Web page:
Local and national charities are being cheated out of income by ambitious criminal who have started leaving fake clothes banks in towns and cities, a waste firm claims.
According to BusinessWaste.co.uk, it’s got to the point where local authorities are impounding dishonestly-placed “charity” bins.
“The people are a blight on decent society,” says BusinessWaste.co.uk spokesperson Mark Hall. “They prey on people’s charitable instincts just for personal profit.”
BBC Radio 4’s You and Yours programme highlighted the difficulty that local charities face against dishonest traders who steal donations of clothing from literally under their noses – with Manchester City Council telling the BBC that they had identified at least two recycling bins in the city with no markings.
“They’ve got no social conscience, and they don’t care that the likes of you and I have to pay for the clean-up out of our Council Tax,”
“It’s certainly enterprising, but the bottom line is that they are taking money away from the needy,” says Hall. “And apart from trying to catch the crooks in the act of picking up their bin, there’s very little the authorities can do to apprehend them.”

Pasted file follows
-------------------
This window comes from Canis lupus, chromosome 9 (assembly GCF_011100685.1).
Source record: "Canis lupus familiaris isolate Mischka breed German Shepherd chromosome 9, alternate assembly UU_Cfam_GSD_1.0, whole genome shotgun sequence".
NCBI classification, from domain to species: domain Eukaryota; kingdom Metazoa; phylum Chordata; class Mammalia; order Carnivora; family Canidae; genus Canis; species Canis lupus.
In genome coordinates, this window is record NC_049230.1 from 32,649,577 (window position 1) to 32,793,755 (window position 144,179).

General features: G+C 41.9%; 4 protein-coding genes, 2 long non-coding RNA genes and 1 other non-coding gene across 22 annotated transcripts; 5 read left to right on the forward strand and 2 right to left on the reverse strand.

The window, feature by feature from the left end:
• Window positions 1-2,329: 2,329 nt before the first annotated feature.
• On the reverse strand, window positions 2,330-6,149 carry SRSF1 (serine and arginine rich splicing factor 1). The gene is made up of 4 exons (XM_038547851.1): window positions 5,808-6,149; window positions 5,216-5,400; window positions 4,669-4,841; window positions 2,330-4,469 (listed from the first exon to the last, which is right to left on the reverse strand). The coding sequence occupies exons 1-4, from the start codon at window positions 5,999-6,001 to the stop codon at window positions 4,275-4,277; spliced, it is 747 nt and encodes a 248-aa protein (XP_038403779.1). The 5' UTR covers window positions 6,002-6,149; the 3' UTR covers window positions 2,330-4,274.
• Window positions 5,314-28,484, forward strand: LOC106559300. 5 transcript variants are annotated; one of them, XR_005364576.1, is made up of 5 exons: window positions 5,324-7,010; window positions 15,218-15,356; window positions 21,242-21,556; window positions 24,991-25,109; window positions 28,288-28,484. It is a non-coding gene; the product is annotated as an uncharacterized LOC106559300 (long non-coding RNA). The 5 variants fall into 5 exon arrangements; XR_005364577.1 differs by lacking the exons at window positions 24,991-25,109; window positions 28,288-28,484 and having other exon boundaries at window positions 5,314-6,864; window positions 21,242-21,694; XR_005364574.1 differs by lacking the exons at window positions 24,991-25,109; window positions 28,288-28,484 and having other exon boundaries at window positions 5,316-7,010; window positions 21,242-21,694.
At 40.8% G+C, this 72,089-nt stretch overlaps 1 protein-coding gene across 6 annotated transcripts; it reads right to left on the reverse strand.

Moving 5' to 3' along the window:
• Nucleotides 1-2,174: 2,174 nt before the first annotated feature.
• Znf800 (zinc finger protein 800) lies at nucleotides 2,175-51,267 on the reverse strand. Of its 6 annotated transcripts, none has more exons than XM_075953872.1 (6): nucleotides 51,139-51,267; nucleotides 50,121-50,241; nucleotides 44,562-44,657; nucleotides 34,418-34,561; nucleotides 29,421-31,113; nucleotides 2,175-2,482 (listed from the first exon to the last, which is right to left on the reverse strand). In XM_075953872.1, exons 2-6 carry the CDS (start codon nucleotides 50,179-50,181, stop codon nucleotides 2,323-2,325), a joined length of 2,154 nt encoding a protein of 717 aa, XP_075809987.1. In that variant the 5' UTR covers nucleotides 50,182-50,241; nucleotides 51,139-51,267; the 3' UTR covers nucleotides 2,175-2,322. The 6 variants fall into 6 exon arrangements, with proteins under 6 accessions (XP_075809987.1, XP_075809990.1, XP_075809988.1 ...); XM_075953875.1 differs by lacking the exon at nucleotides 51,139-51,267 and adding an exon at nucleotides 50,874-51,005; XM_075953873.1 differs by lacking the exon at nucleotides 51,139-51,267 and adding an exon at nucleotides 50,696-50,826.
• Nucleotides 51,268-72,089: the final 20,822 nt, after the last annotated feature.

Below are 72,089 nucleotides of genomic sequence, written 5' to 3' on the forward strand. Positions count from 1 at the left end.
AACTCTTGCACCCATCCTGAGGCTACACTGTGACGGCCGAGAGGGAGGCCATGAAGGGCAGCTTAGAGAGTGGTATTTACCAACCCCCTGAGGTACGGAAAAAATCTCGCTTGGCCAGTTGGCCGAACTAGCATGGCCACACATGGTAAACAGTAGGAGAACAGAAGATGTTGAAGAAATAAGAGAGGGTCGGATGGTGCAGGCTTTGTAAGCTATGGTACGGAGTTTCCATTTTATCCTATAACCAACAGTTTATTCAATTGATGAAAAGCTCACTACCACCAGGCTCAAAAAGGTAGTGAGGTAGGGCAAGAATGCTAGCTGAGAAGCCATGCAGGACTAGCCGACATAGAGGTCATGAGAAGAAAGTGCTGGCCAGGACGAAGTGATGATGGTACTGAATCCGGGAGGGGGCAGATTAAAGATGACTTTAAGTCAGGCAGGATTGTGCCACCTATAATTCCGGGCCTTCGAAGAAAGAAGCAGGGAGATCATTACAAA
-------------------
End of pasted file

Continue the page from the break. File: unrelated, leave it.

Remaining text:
Residents have in the past been warned of fake charity bag collections, as well as stealing legitimate charity bags left on doorsteps.
“People are bombarded with charity bags, and it’s sometime difficult to tell which are real and which are fake,” says Hall. “Legitimate charities are finding their names on fake clothes bags when they’re not even collecting in the area.”
Hall says the gangs will sort through “donations” and sell the best on the internet, while other items are driven to Eastern Europe, where there is a boom in British-style clothing to be fed in local stores. He says none of the profits are returned to UK charities.
The items that won’t sell will flytipped, Hall says.
“They’ve got no social conscience, and they don’t care that the likes of you and I have to pay for the clean-up out of our Council Tax,” Hall says.
BusinessWaste.co.uk suggests people use the bags posted through residents’ doors then take their donation directly to a charity shop because the clothes, textiles and shoes that don’t sell are collected and taken away for genuine recycling.
Hall advises people to keep an eye open for fake collectors and to report them to local trading standards.
“That way, we can get these criminals off the streets, and restore trust in a system that they’re trying to con.”